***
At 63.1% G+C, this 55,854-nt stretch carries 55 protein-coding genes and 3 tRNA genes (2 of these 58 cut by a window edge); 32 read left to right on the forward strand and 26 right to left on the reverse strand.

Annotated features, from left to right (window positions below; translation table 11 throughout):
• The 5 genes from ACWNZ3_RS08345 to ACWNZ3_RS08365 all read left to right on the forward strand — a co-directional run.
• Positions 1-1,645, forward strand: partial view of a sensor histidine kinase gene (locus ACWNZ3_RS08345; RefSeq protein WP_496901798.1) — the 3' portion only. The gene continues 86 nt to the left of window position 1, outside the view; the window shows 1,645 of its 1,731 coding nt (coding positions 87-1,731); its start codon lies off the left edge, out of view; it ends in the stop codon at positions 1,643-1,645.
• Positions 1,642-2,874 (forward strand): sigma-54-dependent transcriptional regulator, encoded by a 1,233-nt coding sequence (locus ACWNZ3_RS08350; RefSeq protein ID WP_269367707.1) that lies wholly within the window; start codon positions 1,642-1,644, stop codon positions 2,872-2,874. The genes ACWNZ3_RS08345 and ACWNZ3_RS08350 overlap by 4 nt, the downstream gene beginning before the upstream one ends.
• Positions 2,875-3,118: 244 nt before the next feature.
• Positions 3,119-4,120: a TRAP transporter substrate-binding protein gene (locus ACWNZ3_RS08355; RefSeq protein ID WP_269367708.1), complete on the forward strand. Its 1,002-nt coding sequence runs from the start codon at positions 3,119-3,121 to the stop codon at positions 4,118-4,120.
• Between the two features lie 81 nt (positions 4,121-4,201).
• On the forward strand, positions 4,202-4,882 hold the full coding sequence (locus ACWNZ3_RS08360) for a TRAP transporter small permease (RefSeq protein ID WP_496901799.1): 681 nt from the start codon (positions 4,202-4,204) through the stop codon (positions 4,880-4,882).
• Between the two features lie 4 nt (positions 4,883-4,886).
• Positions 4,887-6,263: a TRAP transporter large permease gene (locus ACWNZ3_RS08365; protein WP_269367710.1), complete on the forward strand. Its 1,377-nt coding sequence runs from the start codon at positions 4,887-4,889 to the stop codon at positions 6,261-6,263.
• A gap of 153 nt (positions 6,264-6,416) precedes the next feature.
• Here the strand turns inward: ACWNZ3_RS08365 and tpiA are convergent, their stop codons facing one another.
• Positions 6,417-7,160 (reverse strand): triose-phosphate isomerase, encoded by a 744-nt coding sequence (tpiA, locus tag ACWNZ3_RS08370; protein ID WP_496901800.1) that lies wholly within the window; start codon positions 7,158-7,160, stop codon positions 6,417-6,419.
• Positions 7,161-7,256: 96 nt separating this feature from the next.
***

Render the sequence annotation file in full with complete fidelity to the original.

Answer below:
At 63.1% G+C, this 55,854-nt stretch carries 55 protein-coding genes and 3 tRNA genes (2 of these 58 cut by a window edge); 32 read left to right on the forward strand and 26 right to left on the reverse strand.

Annotated features, from left to right (window positions below; translation table 11 throughout):
• The 5 genes from ACWNZ3_RS08345 to ACWNZ3_RS08365 all read left to right on the forward strand — a co-directional run.
• Positions 1-1,645, forward strand: partial view of a sensor histidine kinase gene (locus ACWNZ3_RS08345; RefSeq protein WP_496901798.1) — the 3' portion only. The gene continues 86 nt to the left of window position 1, outside the view; the window shows 1,645 of its 1,731 coding nt (coding positions 87-1,731); its start codon lies off the left edge, out of view; it ends in the stop codon at positions 1,643-1,645.
• Positions 1,642-2,874 (forward strand): sigma-54-dependent transcriptional regulator, encoded by a 1,233-nt coding sequence (locus ACWNZ3_RS08350; RefSeq protein ID WP_269367707.1) that lies wholly within the window; start codon positions 1,642-1,644, stop codon positions 2,872-2,874. The genes ACWNZ3_RS08345 and ACWNZ3_RS08350 overlap by 4 nt, the downstream gene beginning before the upstream one ends.
• Positions 2,875-3,118: 244 nt before the next feature.
• Positions 3,119-4,120: a TRAP transporter substrate-binding protein gene (locus ACWNZ3_RS08355; RefSeq protein ID WP_269367708.1), complete on the forward strand. Its 1,002-nt coding sequence runs from the start codon at positions 3,119-3,121 to the stop codon at positions 4,118-4,120.
• Between the two features lie 81 nt (positions 4,121-4,201).
• On the forward strand, positions 4,202-4,882 hold the full coding sequence (locus ACWNZ3_RS08360) for a TRAP transporter small permease (RefSeq protein ID WP_496901799.1): 681 nt from the start codon (positions 4,202-4,204) through the stop codon (positions 4,880-4,882).
• Between the two features lie 4 nt (positions 4,883-4,886).
• Positions 4,887-6,263: a TRAP transporter large permease gene (locus ACWNZ3_RS08365; protein WP_269367710.1), complete on the forward strand. Its 1,377-nt coding sequence runs from the start codon at positions 4,887-4,889 to the stop codon at positions 6,261-6,263.
• A gap of 153 nt (positions 6,264-6,416) precedes the next feature.
• Here the strand turns inward: ACWNZ3_RS08365 and tpiA are convergent, their stop codons facing one another.
• Positions 6,417-7,160 (reverse strand): triose-phosphate isomerase, encoded by a 744-nt coding sequence (tpiA, locus tag ACWNZ3_RS08370; protein ID WP_496901800.1) that lies wholly within the window; start codon positions 7,158-7,160, stop codon positions 6,417-6,419.
• Positions 7,161-7,256: 96 nt separating this feature from the next.